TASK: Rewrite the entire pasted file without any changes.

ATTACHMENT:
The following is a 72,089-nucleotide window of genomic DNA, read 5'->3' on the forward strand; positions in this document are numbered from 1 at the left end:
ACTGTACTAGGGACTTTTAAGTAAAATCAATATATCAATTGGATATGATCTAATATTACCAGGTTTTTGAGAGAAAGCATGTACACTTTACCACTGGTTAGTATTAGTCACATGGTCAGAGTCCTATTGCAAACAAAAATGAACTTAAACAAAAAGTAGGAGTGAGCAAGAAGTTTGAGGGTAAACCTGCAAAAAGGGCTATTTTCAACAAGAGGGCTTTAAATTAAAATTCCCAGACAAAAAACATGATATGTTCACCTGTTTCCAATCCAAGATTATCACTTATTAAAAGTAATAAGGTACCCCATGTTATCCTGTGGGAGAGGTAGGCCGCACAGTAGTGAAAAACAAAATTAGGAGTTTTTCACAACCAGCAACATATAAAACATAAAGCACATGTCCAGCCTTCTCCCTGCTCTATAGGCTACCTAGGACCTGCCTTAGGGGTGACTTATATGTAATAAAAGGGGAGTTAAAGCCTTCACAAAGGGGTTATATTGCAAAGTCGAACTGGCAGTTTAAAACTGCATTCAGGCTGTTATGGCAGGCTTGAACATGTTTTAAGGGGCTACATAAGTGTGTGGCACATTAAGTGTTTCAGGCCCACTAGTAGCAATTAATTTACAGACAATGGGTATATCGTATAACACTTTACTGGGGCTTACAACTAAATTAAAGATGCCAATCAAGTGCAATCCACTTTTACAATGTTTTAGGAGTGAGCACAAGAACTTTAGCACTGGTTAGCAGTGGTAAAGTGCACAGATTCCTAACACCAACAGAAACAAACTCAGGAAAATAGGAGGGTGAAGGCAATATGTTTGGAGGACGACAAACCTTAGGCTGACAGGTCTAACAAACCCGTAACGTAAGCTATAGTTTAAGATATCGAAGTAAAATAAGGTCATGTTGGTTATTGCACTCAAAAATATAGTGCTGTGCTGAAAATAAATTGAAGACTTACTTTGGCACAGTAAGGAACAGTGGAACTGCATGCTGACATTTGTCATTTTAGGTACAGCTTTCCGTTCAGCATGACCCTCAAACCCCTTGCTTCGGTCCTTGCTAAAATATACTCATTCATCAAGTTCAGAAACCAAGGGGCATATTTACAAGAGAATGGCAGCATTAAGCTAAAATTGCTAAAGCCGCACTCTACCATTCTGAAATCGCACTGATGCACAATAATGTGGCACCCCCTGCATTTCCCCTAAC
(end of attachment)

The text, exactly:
The following is a 72,089-nucleotide window of genomic DNA, read 5'->3' on the forward strand; positions in this document are numbered from 1 at the left end:
ACTGTACTAGGGACTTTTAAGTAAAATCAATATATCAATTGGATATGATCTAATATTACCAGGTTTTTGAGAGAAAGCATGTACACTTTACCACTGGTTAGTATTAGTCACATGGTCAGAGTCCTATTGCAAACAAAAATGAACTTAAACAAAAAGTAGGAGTGAGCAAGAAGTTTGAGGGTAAACCTGCAAAAAGGGCTATTTTCAACAAGAGGGCTTTAAATTAAAATTCCCAGACAAAAAACATGATATGTTCACCTGTTTCCAATCCAAGATTATCACTTATTAAAAGTAATAAGGTACCCCATGTTATCCTGTGGGAGAGGTAGGCCGCACAGTAGTGAAAAACAAAATTAGGAGTTTTTCACAACCAGCAACATATAAAACATAAAGCACATGTCCAGCCTTCTCCCTGCTCTATAGGCTACCTAGGACCTGCCTTAGGGGTGACTTATATGTAATAAAAGGGGAGTTAAAGCCTTCACAAAGGGGTTATATTGCAAAGTCGAACTGGCAGTTTAAAACTGCATTCAGGCTGTTATGGCAGGCTTGAACATGTTTTAAGGGGCTACATAAGTGTGTGGCACATTAAGTGTTTCAGGCCCACTAGTAGCAATTAATTTACAGACAATGGGTATATCGTATAACACTTTACTGGGGCTTACAACTAAATTAAAGATGCCAATCAAGTGCAATCCACTTTTACAATGTTTTAGGAGTGAGCACAAGAACTTTAGCACTGGTTAGCAGTGGTAAAGTGCACAGATTCCTAACACCAACAGAAACAAACTCAGGAAAATAGGAGGGTGAAGGCAATATGTTTGGAGGACGACAAACCTTAGGCTGACAGGTCTAACAAACCCGTAACGTAAGCTATAGTTTAAGATATCGAAGTAAAATAAGGTCATGTTGGTTATTGCACTCAAAAATATAGTGCTGTGCTGAAAATAAATTGAAGACTTACTTTGGCACAGTAAGGAACAGTGGAACTGCATGCTGACATTTGTCATTTTAGGTACAGCTTTCCGTTCAGCATGACCCTCAAACCCCTTGCTTCGGTCCTTGCTAAAATATACTCATTCATCAAGTTCAGAAACCAAGGGGCATATTTACAAGAGAATGGCAGCATTAAGCTAAAATTGCTAAAGCCGCACTCTACCATTCTGAAATCGCACTGATGCACAATAATGTGGCACCCCCTGCATTTCCCCTAAC